Here is a quote from the The Wall Street Journal:
“There is no set standard for how climate data should be verified, or by whom. Most of the S&P 500 companies that got climate data verified employed an engineering or consulting firm, rather than an accounting one.”
This puts additional pressure on data validation, especially suppliers’ data as it cannot be easily controlled and monitored by companies.
Some firms have taken advantage of the lack of standardization by employing carbon accounting methodologies that have been defined as “greenwashing”, which is using misleading positive environmental figures in order to present a positive public image.
This misleading information has earned a lack of trust by the public and now companies with true sustainability intentions have had to make an additional effort to validate their emissions data.
First steps in doing carbon accounting
The first step of every data initiative is Data Collection — obtaining correct, tested and validated data. The problem is we often see companies focusing on the end goal like a dashboard or ML/AI modeling. Without having the right level of Data Collection, there is no next step; it is not possible to build models to reduce emissions because there is no way to understand where the majority of emissions are coming from.
Obtaining good data on carbon accounting means focusing seriously on three things:
- Collecting good suppliers’ emissions data at the location and product level
- Collecting good emissions data of internal processes and operations
- Collecting good logistics emissions data during the transportation of goods and services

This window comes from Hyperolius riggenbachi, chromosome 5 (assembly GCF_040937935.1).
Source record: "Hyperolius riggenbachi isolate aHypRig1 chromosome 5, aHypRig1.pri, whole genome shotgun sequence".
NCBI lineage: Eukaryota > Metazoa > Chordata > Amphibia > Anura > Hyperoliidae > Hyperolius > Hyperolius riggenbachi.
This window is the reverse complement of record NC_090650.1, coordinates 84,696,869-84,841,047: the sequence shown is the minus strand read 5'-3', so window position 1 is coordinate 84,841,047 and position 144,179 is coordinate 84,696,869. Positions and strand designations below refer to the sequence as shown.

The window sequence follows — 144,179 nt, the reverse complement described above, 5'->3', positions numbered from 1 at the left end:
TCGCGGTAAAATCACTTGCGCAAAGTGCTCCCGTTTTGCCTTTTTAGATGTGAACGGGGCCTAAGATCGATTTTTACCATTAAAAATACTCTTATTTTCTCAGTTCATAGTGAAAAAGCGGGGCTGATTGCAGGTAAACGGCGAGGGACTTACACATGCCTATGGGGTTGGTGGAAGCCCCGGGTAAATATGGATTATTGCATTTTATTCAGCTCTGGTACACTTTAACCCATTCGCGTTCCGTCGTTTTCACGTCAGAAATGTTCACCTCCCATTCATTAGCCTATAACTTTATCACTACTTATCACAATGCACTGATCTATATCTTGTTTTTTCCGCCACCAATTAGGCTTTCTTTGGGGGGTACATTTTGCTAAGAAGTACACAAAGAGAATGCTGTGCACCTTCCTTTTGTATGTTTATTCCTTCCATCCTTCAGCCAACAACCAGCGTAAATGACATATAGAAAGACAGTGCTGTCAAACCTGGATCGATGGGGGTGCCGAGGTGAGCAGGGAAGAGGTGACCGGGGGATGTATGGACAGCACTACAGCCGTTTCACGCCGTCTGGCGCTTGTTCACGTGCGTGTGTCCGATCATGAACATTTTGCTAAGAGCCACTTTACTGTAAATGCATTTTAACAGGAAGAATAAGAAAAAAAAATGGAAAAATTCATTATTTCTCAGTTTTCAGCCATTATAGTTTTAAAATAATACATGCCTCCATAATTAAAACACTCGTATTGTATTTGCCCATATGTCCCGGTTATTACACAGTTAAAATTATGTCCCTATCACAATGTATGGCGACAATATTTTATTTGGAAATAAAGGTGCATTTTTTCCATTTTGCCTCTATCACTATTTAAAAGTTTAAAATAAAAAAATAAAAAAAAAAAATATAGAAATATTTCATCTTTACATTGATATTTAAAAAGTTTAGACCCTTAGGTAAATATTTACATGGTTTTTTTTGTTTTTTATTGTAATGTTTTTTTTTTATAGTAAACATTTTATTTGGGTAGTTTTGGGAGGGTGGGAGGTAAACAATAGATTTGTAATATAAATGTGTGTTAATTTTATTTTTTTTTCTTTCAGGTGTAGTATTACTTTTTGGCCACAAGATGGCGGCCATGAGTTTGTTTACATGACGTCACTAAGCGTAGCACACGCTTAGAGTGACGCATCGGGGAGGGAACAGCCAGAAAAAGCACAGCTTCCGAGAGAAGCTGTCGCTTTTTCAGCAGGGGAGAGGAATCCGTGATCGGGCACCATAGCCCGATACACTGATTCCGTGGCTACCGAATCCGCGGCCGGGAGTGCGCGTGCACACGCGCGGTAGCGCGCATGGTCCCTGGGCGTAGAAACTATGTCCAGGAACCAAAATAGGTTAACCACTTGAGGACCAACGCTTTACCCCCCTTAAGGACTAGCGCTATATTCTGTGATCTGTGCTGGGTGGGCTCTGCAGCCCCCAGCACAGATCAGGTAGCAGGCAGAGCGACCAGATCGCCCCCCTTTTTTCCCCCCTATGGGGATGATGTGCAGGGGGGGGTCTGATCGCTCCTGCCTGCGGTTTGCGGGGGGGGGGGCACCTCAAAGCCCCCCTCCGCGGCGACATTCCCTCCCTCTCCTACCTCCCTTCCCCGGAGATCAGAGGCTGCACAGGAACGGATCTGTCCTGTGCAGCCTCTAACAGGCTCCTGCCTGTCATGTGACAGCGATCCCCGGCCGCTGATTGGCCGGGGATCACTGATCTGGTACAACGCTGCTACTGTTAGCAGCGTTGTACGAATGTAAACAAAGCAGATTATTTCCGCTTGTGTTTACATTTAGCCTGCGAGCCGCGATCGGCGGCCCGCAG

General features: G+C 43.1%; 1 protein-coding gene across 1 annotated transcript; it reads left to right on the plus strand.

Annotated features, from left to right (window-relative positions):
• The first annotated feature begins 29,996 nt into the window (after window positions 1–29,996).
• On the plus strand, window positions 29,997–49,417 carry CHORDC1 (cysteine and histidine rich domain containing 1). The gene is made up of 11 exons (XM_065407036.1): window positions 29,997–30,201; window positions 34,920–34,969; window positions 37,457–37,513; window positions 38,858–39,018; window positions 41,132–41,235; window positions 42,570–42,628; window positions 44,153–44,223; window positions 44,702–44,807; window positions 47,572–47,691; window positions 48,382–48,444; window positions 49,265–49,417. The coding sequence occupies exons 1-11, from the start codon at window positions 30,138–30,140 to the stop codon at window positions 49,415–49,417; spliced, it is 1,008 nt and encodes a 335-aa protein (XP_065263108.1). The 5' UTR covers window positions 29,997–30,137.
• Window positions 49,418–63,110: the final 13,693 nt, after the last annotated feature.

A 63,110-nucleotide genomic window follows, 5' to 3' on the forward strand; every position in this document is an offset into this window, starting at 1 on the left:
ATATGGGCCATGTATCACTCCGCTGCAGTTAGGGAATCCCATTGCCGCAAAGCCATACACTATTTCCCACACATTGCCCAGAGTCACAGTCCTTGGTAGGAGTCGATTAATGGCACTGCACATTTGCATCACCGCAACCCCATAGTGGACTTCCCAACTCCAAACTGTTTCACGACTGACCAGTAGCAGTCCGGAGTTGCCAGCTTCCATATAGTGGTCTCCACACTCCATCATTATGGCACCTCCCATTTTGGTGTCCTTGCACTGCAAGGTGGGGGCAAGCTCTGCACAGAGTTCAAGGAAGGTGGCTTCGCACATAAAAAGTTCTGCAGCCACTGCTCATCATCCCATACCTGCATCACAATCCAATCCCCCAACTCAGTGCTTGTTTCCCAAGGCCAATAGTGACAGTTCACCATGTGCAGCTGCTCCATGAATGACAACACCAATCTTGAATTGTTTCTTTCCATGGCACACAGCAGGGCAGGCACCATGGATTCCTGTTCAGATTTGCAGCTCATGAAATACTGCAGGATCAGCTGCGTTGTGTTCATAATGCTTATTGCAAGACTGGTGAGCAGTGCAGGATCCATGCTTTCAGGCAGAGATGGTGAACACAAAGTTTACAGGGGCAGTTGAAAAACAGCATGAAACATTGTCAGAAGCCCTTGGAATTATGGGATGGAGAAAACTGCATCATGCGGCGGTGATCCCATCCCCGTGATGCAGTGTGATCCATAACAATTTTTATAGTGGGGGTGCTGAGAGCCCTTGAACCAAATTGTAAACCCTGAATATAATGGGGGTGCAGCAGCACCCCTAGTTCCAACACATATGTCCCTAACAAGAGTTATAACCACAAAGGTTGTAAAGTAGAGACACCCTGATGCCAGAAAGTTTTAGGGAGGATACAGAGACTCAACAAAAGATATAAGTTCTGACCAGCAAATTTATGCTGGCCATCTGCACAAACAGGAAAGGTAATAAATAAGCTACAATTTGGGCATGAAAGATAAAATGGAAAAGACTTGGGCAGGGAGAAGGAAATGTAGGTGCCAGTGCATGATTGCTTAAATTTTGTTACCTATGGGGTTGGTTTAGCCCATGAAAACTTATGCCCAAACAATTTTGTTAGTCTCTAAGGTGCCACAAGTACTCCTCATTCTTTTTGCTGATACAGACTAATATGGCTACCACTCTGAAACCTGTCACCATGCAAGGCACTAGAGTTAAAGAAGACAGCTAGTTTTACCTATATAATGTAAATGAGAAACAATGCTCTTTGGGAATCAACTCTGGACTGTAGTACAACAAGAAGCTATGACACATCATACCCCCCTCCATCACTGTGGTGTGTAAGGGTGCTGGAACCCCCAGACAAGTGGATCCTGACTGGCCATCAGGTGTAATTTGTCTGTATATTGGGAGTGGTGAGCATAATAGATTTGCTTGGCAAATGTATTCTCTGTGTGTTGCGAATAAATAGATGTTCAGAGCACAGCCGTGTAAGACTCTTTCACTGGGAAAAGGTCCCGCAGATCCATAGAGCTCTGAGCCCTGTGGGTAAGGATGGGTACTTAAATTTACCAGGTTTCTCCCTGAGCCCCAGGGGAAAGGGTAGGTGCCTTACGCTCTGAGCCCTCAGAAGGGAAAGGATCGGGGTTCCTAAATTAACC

This is a significant undertaking but it can be done with the right team of data engineers. My advice is: don’t do this with a team comprised only of data scientists. 80% of this work is going to involve data engineering, which is the task of building pipelines to absorb, transform and validate data for reporting purposes.
In order to be auditable, this data should be versioned so that changes can be analyzed and explained. Versionability increases the size of the overall storage requirements, so it is a good idea to store carbon data in a cheap storage option like a data lake.
Data collection for emissions will require building interfaces with many internal and external providers. We can group the type of data providers like this:
- APIs—the easiest way to get data automatically
- Files—the messiest way to get data; formats and delivery dates have to be agreed
- Manual updates—the easiest way to make mistakes, but sometimes required
Given the significant number of data providers, it is advisable to have one person coordinating all of them to make sure that the emissions data flows correctly and that it is properly validated before being consolidated in the company sustainability reports.
How can dyvenia help you?
dyvenia is a data consultancy uniquely positioned to support you in developing solutions along the whole data value chain: from the first data MVP to a company-wide data strategy. Because we house all data capabilities, we can participate in any development stage, from ideation to implementation.
We place significant importance on housing strong data engineering competencies. This allows us to deliver our data solutions in a fast, transparent, and flexible manner.
Our data engineers can work with your sustainability team to plan out, coordinate and deliver your sustainability initiatives in a scalable way. They will help you determine your goals, identify data sources and create a solid data foundation you can build your analytics’ capabilities upon.
Carbon accounting is first and foremost a data engineering challenge as it requires diligent data collection from various sources. Without a proper data collection process, pretty visualization dashboards or advanced models about carbon emissions are useless. Therefore, we advise you to introduce data engineering capabilities to your teams. They will ensure the process meets your goals.